Physiotherapy articles

Differences between tendinitis and tendinosis

Tendinitis and tendinosis are tendinopathies but have different characteristics.

Our collaborator PhysioPine Clinic This article clarifies the differences between tendinitis and tendinosis, which athletes have to confuse.

Many times in the results of the diagnostic tests that we perform before an injury, a different term appears that we usually know that is the tendinosis, but how is it different from tendonitis? Both are tendinopathies but have different characteristics.

tendinitis

Usually the term tendinitis (suffix -itis = inflammation) is used to talk about an inflammatory reaction of the tendon and its sheath. The body before an injury like this, sends substances of repair. The symptoms are clear: there is acute pain, swelling, heat and redness.

The cause can be a blow, an infection, a repetitive movement, an incorrect technique, a lack of training ... that is, it is a recent injury.

Tendinosis

Until a few years ago, only the term tendinitis was known, nowadays the histological studies of the tendon have allowed to make a clear differentiation. In fact, the majority of people with tendinopathies who come to our practice are patients with tendinosis.

In rural areas of India, families in charge of a blind minor frequently isolate and deprive him/her of the care and attention they provide to their other children; such situation becomes even more severe among lower-caste families, orphans and if the blind child is a girl. tendinosis (suffix-osis = degenerative process) there is no inflammatory process, ie at the cellular level there are no associated inflammatory cells. It is characterized because it is a lesion that has been in place for a while, that is, it is not acute or recent.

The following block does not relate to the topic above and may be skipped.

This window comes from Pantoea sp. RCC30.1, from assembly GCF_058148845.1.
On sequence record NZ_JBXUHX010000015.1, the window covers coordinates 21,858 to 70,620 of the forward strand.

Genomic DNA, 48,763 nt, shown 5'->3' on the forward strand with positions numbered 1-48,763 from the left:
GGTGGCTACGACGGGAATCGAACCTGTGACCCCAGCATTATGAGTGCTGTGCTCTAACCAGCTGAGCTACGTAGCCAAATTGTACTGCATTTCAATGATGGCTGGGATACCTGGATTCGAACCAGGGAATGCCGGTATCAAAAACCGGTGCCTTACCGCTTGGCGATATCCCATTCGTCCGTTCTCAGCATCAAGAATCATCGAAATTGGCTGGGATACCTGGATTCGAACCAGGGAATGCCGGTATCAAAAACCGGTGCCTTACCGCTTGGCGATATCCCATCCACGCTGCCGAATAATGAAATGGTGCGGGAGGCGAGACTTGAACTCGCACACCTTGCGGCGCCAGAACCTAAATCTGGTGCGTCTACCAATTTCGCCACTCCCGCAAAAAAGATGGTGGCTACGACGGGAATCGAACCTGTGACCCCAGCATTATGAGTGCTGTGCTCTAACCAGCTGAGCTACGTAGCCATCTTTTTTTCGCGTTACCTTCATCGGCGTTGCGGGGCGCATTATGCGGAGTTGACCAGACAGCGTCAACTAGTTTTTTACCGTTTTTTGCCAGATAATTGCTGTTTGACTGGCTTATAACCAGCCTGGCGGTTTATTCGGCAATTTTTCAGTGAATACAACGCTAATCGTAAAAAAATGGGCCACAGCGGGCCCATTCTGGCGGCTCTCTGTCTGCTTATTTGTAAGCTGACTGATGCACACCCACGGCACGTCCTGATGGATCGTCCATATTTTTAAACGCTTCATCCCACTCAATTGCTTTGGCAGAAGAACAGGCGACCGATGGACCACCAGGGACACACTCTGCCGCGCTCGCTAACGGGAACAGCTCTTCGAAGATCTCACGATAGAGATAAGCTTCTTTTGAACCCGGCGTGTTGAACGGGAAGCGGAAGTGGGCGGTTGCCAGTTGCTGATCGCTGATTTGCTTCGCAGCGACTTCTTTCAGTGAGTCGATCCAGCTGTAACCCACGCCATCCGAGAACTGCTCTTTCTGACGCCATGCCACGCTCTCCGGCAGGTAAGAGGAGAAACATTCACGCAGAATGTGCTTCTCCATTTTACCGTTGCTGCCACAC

The fundamental characteristic is that there is a degenerative change in the structure of the tendon, which makes it much more vulnerable and with the possibility of breaking. Tendinous tears always occur in degenerated tendons. Upon palpation a thickening and a lack of elasticity of the tissue is noted. Pain is characteristic, although different from inflammatory pain.

Both can occur in any body tendon even some professionals think they can coexist at certain times.

One of the most important differences is the treatment, so that to act on the structure of a degenerated tendon is necessary different patterns than before an inflamed tendon.

The therapies such as superficial dry puncture, INDIBA, EPI, EPTE ... can help us with a histological or tendon tissue change. The eccentric exercises should never be lacking in latendinosis.

The load and frequency will depend on the patient and the tendon, always guided by a professional (in tendinitis these eccentric exercises are not advisable). Anti-inflammatory therapy is not effective in this type of lesions, sometimes even masking the lesion. Ice is not effective either. Both because there is no inflammation to treat but a degeneration.

If the lesion persists after treatment, it is necessary to return to the traumatologist's office to see other options, perhaps surgical.

The treatment of tendinosis are much slower than in tendinitis, so it is important to see our professional as soon as possible and the injury will evolve positively faster.

Further information: http://clinicafisiopinar.com/

Photo www.aidyourtendon.com/ coreptclinics.com

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